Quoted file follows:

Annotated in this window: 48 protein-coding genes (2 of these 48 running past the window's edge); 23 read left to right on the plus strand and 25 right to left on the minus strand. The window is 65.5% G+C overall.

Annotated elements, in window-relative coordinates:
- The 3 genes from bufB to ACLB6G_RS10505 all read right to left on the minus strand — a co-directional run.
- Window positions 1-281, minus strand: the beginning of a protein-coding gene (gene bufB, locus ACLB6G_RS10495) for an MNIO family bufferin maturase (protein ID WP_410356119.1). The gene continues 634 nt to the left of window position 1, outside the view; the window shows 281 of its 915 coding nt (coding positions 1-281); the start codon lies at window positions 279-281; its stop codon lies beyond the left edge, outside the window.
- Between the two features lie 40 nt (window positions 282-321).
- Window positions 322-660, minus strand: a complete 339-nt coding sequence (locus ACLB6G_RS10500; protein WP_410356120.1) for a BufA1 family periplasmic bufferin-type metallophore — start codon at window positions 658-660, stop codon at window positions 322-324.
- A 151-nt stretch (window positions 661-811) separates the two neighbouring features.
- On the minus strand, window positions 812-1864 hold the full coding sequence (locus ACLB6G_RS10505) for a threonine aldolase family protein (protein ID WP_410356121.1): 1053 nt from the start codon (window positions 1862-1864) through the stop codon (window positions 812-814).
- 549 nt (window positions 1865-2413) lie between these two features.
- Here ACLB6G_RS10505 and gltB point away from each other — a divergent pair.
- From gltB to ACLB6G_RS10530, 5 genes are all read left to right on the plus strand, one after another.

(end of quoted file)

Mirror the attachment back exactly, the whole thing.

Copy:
Annotated in this window: 48 protein-coding genes (2 of these 48 running past the window's edge); 23 read left to right on the plus strand and 25 right to left on the minus strand. The window is 65.5% G+C overall.

Annotated elements, in window-relative coordinates:
- The 3 genes from bufB to ACLB6G_RS10505 all read right to left on the minus strand — a co-directional run.
- Window positions 1-281, minus strand: the beginning of a protein-coding gene (gene bufB, locus ACLB6G_RS10495) for an MNIO family bufferin maturase (protein ID WP_410356119.1). The gene continues 634 nt to the left of window position 1, outside the view; the window shows 281 of its 915 coding nt (coding positions 1-281); the start codon lies at window positions 279-281; its stop codon lies beyond the left edge, outside the window.
- Between the two features lie 40 nt (window positions 282-321).
- Window positions 322-660, minus strand: a complete 339-nt coding sequence (locus ACLB6G_RS10500; protein WP_410356120.1) for a BufA1 family periplasmic bufferin-type metallophore — start codon at window positions 658-660, stop codon at window positions 322-324.
- A 151-nt stretch (window positions 661-811) separates the two neighbouring features.
- On the minus strand, window positions 812-1864 hold the full coding sequence (locus ACLB6G_RS10505) for a threonine aldolase family protein (protein ID WP_410356121.1): 1053 nt from the start codon (window positions 1862-1864) through the stop codon (window positions 812-814).
- 549 nt (window positions 1865-2413) lie between these two features.
- Here ACLB6G_RS10505 and gltB point away from each other — a divergent pair.
- From gltB to ACLB6G_RS10530, 5 genes are all read left to right on the plus strand, one after another.